United States District Court, S.D. New York
Attorneys for Plaintiffs By: Gideon Orion Oliver, Esq., Elena
L. Cohen, Esq., Michael Decker, Esq.
Attorney for Defendants ZACHARY CARTER, Corporation Counsel
of the City of New York, By: Ashley Garman, Esq.
W. SWEET U.S.D.J.
John Maguire ("Maguire"), Mike Poletto
("Poletto" and, together with Maguire, the
"Officers"), and the City of New York
("NYC" and, collectively with the Officers, the
"Defendants") have moved to stay proceedings before
the Court as to the remaining claims brought by Plaintiffs
Anika Edrei ("Edrei"), Shay Horse
("Horse"}, James Craven ("Craven"),
Keegan Stephan ("Stephan"), Michael Nusbaum
("Nusbaum"}, and Alexander Appel
("Appel") (collectively, the
"Plaintiffs") pending the outcome of
Defendants' interlocutory appeal on the issue of the
Officers' qualified immunity defense. As set forth below,
the motion is granted.
factual background and prior proceedings of this matter have
been set forth in the Court's previous decision granting
in part and denying in part Defendants' motion to dismiss
Plaintiff's First Amended Complaint ("FAC").
See Edrei v. City of N.Y., No. 16 Civ. 1652 (RWS),
2017 WL 2367992, at *l-*3 (S.D.N.Y. May 31, 2017).
Familiarity is assumed. The following summary retells
portions of prior proceedings as are relevant to the instant
March 3, 2016, Plaintiffs commenced this action. (Dkt. No.
1.) On August 1, 2016, Plaintiffs filed their FAC. (Dkt. No.
21.) On October 24, 2016, Defendants moved to dismiss
Plaintiffs' FAC, (Dkt. No. 35), which on May 31, 2017,
the Court granted in part and denied in part, (Dkt. No. 53}.
Specifically, the Court denied Defendants' motion as to
Plaintiffs' claims of excessive force as to the Officers,
municipal liability as to NYC for failure to properly train,
and state law claims for assault and battery as to the
Officers. (See id., at 40.)
30, 2017, Defendants' filed notice of an interlocutory
appeal on the issue of the Officers' qualified immunity
defense. (Dkt. No. 57.)
5, 2017, Defendants moved to stay all proceedings before this
Court pending resolution of its interlocutory appeal. (Dkt.
No. 58.) On August 2, 2017, Defendants' instant motion
was heard and marked fully submitted.
Motion to Stay is Granted
light of their interlocutory appeal, Defendants' have
moved to stay all proceedings before this Court as to
Plaintiffs' claims because of the claims' factual and
legal interconnectedness. Defendants argue a stay is
warranted either because the issue of the Officers'
qualified immunity automatically divested the Court of
jurisdiction pending that appeal's resolution or, in the
alternative, that Defendants' interlocutory appeal merits
a discretionary stay. Plaintiffs appear not to argue that
while the law supports Defendants' claim to a
point-namely, that this Court has been divested of
jurisdiction as to the Officers' excessive force claim
due to their appeal regarding federal qualified immunity-such
authority cannot be stretched to the length that Defendants
collateral order doctrine is an exception to the general rule
that interlocutory orders are not appealable as a matter of
right; as a general rule, the doctrine is limited to
"trial court orders affecting rights that will be
irretrievably lost in the absence of an immediate
appeal." Richardson-Merrell Inc. v. Roller, 472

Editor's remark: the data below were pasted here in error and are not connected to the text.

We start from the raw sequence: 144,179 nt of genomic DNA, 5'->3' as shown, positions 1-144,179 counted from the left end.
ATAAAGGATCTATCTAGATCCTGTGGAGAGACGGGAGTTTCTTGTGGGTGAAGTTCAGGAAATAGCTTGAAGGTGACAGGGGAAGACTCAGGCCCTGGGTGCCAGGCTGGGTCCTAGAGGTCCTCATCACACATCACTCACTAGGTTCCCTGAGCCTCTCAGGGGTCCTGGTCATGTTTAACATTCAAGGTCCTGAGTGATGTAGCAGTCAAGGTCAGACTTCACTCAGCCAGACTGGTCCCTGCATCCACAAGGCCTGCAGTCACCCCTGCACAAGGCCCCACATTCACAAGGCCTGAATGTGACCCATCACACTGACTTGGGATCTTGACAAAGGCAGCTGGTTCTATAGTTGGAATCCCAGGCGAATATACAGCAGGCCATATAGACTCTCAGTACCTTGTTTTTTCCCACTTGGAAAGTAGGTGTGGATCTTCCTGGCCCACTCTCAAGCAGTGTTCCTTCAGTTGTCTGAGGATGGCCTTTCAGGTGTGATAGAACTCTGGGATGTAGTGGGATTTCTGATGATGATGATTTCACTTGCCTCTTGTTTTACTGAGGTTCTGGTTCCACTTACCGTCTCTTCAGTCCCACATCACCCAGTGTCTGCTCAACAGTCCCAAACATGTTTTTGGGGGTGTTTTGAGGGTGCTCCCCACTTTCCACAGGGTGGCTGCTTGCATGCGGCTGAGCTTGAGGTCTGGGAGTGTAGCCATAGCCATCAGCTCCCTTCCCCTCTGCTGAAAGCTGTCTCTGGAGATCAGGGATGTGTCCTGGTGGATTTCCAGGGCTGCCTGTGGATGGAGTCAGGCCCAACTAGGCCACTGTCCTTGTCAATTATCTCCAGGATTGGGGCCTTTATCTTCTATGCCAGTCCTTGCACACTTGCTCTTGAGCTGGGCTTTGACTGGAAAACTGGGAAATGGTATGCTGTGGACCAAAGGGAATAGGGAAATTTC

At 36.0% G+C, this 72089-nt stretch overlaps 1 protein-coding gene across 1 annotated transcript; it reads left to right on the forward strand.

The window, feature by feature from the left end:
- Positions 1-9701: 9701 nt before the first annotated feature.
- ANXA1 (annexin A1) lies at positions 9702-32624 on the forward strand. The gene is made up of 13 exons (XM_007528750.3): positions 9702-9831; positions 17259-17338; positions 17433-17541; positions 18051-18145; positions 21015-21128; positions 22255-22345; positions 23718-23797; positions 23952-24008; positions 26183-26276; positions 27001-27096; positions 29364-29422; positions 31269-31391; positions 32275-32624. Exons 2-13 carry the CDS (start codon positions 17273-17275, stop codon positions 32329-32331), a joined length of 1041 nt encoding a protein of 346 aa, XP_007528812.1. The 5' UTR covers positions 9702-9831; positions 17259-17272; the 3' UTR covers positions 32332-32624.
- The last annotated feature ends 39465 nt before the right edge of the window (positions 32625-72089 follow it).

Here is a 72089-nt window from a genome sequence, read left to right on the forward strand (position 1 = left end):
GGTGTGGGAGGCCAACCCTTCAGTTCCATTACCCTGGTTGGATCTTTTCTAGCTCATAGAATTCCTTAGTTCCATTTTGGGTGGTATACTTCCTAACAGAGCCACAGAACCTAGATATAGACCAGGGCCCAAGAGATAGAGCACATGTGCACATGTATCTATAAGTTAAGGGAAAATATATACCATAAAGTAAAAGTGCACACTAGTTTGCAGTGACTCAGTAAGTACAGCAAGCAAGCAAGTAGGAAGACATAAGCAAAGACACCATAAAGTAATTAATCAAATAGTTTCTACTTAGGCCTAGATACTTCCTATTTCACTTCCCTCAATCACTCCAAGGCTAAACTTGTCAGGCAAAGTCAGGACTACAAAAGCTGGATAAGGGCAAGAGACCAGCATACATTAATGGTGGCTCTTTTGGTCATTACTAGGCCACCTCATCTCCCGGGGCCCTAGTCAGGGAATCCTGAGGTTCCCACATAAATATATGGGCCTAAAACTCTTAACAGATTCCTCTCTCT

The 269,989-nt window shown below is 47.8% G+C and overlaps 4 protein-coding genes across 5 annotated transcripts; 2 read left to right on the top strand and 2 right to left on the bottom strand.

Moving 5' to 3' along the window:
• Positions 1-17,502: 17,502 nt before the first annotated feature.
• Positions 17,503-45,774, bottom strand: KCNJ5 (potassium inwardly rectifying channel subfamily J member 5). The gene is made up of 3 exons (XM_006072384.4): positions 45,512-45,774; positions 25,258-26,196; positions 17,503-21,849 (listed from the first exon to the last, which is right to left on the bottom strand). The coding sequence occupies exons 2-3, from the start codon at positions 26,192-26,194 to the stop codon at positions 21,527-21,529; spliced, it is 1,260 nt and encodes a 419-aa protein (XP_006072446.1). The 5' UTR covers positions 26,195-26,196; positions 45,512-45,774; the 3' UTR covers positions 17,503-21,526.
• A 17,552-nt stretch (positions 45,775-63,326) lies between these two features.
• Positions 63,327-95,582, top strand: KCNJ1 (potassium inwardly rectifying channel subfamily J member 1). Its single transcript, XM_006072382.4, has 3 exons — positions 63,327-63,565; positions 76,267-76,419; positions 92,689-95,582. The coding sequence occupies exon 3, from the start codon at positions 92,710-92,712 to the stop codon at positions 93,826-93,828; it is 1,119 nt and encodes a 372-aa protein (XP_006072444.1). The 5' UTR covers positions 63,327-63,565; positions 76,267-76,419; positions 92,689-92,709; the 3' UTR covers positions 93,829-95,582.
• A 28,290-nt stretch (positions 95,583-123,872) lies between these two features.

U.S. 424, 430-31 (1985). "[O]rder[s] rejecting the
defense of qualified immunity at either the dismissal stage
or the summary judgment stage" are examples of the
limited sort "subject to [interlocutory] appeal."
Betances v. Fischer, 140 F.Supp.3d 294, 301
(S.D.N.Y. 2015} (quoting Behrens v. Pelletier, 516
U.S. 299, 307 (1996)), aff'd, 837 F.3d 162 (2d Cir.
2016). The "filing of a notice of appeal only Mivests
the district court of its control over those aspects of the
case involved in the appeal.'" Jin Zhao v. State
Univ. of N.Y., 613 F.App'x 61, 62 (2d Cir. 2015)
(quoting Griggs v. Provident Consumer Disc. Co., 459
U.S. 56, 58 (1982)). As appeals under the collateral order
doctrine are to be, by definition, "completely separate
from the merits of the action, " such appeals do
"not generally divest the district court of jurisdiction
over issues not under consideration in the appeal."
City of N.Y. v. Beretta U.S.A. Corp., 234 F.R.D. 46,
50 (E.D.N.Y. 2006); see also N.Y.S. Nat. Org, for Women
v. Terry, 886 F.2d 1339, 1350 (2d Cir. 1989) (noting
that "the filing of a notice of appeal only divests the
district court of jurisdiction respecting the questions
raised and decided in the order that is on appeal").
starting point, this authority establishes that a stay as to
Plaintiff's excessive force claims against the Officers
pending Defendants' federal qualified immunity claim is
merited. See In re S. Afr. Apartheid Litig., No. 02
Civ. 4712 (SAS), 2009 WL 5183832, at *1 (S.D.N.Y. July 7,
2009} (citing Beretta, 234 F.R.D. at 50) (noting
that qualified immunity interlocutory appeals automatically
divest district court jurisdiction over that issue). On this
point, Plaintiffs do not argue otherwise.
surviving state law claims against the Officers should
similarly be stayed. Although Plaintiffs have noted that the
legal requirements as to federal and state qualified immunity
defenses are not identical, at their root, both can turn on
the "reasonableness" of the actions and, as here,
Plaintiffs' state claims could be heavily connected with
"the same facts that form the heart of the federal
claims." Jones v. Parmley, 465 F.3d 46, 64 (2d
Cir. 2006) (citing Simpkin v. City of Troy, 224
A.D.2d 897, 898, 638 N.Y.S.2d 231, 232 (3d Dep't 1996))
(noting the relationship between federal and state qualified
immunity and that reasonableness was "at the center of
the district court's Fourth Amendment excessive force
analysis"). As there will likely ...